Most of it was paid for by the punishing reparation debt imposed on Portugal after the battle; the mosaics came from Italy, exchanged against sugar in lieu of money and the gold fittings came from the gold mines in Sudan. There was an underground prison for those who fell from the sultan’s favor.

In 1683, after the Saadian Dynasty fell to the Alaouites, the new Sultan Moulay Ismail removed anything that had any value from the palace to decorate his new palace in another town and El Badi slowly fell into ruins.

Extensive restoration work has allowed for the rebuilding of one of the pavilions where you can see a Minbar from the Koutoubia Mosque; further ongoing work has seen the restoration of the pools and some of the walls, where now only storks live.

Why You Should Visit:
Huge and beautiful palace to wander around with lots to see including a network of underground tunnels and a well-preserved minbar.

The internal staircase on the northeast side takes you up to a rooftop where you can view the Palace from up high and gaze across the rooftops of Marrakech. Storks can also be viewed.

Opening Hours:
Daily: 9am-5pm
Royal Palace of Marrakech

6) Royal Palace of Marrakech (must see)

The Royal Palace in Marrakech is not open to the public, but it is worthwhile going to see if you can take a photo of one of the members of the royal family or foreign presidents going in or out of its elaborate entrance.

It is perhaps the largest palace in the country and has been used as winter quarters by royal families for centuries. It is an enclave within the medina – or a city within the city.

The first palace was built after the Almohad tribe won the city in 1147 following many years of battles against the ruling Almoravides, who had made Marrakech their capital city. When the Almohad Dynasty was installed they pulled down almost all the buildings constructed by their rivals and built the Kasbah within the city walls.

Part of the Kasbah housed military and administrative staff, but most of it was given over to the royal quarters where the sultan lived and housed his harem. The Almohad Dynasty was succeeded by the Marinid Dynasty in 1269 and they enlarged the palace.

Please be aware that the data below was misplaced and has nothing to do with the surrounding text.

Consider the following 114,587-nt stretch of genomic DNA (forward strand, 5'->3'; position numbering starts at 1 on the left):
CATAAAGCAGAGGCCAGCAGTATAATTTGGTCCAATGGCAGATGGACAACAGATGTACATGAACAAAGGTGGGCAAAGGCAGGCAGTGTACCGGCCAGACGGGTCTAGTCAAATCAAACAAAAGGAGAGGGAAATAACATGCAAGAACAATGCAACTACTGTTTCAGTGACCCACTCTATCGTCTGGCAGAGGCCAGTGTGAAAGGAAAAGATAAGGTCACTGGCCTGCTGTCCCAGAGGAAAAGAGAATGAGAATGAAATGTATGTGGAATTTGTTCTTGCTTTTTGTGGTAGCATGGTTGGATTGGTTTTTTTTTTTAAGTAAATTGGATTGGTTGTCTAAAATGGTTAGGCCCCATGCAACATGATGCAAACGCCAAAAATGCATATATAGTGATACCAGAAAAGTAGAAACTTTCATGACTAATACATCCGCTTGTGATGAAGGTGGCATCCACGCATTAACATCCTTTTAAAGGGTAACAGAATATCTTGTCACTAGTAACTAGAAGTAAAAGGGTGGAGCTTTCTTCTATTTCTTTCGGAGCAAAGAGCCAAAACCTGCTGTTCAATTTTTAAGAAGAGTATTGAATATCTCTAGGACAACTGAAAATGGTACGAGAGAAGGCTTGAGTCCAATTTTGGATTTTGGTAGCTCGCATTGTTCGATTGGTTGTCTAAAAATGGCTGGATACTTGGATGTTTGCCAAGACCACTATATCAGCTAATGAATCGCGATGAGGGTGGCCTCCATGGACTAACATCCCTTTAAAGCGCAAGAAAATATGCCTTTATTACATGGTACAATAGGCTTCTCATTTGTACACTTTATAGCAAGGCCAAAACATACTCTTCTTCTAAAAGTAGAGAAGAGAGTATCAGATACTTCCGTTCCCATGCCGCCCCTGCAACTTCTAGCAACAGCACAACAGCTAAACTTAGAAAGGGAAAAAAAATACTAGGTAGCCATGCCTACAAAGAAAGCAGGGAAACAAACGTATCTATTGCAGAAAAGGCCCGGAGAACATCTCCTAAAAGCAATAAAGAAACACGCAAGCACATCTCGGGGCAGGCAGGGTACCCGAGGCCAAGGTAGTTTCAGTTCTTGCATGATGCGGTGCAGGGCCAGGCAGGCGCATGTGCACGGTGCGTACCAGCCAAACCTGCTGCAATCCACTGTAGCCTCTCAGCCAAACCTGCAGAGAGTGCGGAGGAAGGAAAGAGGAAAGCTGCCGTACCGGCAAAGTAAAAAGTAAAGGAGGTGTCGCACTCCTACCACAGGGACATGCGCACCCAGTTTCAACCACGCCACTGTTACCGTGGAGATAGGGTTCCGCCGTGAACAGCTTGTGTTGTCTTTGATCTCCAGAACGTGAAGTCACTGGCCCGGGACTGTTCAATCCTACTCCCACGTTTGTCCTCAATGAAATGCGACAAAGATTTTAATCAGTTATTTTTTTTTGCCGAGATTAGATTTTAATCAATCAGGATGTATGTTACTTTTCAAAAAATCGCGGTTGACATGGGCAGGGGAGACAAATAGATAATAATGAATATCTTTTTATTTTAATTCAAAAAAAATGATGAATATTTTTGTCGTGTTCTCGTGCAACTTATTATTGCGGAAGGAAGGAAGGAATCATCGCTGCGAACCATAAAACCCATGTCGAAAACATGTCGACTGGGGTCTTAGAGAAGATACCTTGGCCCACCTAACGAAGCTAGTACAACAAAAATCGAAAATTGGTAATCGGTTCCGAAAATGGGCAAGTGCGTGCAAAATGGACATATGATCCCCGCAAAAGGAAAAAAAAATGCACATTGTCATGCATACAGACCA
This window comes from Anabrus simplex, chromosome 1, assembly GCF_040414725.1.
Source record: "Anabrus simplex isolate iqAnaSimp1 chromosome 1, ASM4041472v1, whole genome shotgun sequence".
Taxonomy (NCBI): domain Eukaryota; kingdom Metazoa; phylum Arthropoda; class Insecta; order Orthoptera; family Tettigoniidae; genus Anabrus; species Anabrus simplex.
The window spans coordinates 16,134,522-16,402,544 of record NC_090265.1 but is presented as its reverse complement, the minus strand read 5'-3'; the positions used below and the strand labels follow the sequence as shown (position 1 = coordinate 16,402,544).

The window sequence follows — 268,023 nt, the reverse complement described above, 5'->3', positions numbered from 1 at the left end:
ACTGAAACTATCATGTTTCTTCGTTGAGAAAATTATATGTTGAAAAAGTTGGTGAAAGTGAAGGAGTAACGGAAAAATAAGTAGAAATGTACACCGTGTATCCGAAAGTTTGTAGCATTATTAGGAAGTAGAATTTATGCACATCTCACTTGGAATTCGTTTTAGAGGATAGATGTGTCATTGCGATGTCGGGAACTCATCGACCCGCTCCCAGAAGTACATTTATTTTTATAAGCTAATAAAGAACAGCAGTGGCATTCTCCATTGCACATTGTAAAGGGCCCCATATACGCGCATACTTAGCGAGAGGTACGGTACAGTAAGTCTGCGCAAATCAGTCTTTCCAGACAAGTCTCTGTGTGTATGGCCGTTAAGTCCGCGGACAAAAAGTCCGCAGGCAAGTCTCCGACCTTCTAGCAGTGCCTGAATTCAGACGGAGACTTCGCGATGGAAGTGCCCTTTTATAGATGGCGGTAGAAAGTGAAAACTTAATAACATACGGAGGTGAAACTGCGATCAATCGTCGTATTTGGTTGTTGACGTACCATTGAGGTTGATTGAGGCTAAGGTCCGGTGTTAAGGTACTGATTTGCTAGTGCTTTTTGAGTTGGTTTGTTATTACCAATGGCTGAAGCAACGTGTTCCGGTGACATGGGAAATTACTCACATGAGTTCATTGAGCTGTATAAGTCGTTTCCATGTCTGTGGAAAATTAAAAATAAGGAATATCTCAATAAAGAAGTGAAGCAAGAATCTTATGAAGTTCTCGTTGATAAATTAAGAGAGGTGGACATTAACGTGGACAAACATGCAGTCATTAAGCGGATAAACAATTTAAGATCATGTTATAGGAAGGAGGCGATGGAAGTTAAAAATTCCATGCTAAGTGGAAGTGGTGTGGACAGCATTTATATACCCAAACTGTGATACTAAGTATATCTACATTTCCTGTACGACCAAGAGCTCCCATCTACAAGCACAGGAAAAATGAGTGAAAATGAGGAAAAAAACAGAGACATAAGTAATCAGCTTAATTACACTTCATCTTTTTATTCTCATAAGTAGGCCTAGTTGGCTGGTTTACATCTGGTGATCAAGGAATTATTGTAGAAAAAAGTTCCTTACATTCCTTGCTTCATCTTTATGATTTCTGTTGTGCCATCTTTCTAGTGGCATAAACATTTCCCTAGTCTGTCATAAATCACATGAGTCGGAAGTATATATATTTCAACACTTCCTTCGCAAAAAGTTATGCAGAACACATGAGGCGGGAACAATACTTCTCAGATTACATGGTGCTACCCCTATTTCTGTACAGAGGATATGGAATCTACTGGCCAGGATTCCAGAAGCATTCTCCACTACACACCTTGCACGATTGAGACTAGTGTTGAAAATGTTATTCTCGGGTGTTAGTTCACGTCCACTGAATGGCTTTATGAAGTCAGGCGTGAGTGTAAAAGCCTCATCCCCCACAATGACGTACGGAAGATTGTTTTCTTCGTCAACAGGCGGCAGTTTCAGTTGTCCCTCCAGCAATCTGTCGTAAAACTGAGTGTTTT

The Marinids were succeeded by the Wattasid’s in 1472 who were defeated by the Saadis in 1554. In 1666 the Alaouite Dynasty was installed and their descendants rule Morocco today.

During this time, although most of the buildings in the medina were either destroyed or pulled down so that each dynasty could stamp its name on the city, the palace was simply enlarged and renovated.

Today the capital of Morocco is Rabat, but this hasn’t diminished the importance of the Royal Palace in Marrakech. In 1989 the Unification Treaty of the Arab Maghreb and in 1994 the GATT contracts were signed here.
Agdal Gardens

7) Agdal Gardens

Marrakech is often very hot and dusty and is always busy and noisy and after a while it’s necessary to escape and relax somewhere calm. Agdal Gardens is an excellent place for this.

The gardens cover an area of 400 hectares to the south of the Royal Palace. Agdal means walled meadow in Berber and the gardens have a pisé wall around them.

They were founded in 1157 as a private orchard for Sultan Abd al-Mu’min. They were renovated and enlarged in the 19th century during the Saadian Dynasty, which was when the wall was erected.

The oblong plots are full of apricot, fig, lemon, orange and pomegranate trees, linked by paths lined with olive trees.

There are several ponds and the whole area is irrigated by khettera – which are ingenious underground channels that bring water from the Ourika Valley in the High Atlas Mountains.

The largest pool is called the “Tank of Health” and was once used for teaching soldiers how to swim. Beside this pool you will see the minzah Dar el Hana, where various sultans would spend a few days during the summer months to escape the heat of the city. Another pavilion in the gardens is the Dar al Baida, which housed the sultan’s harem.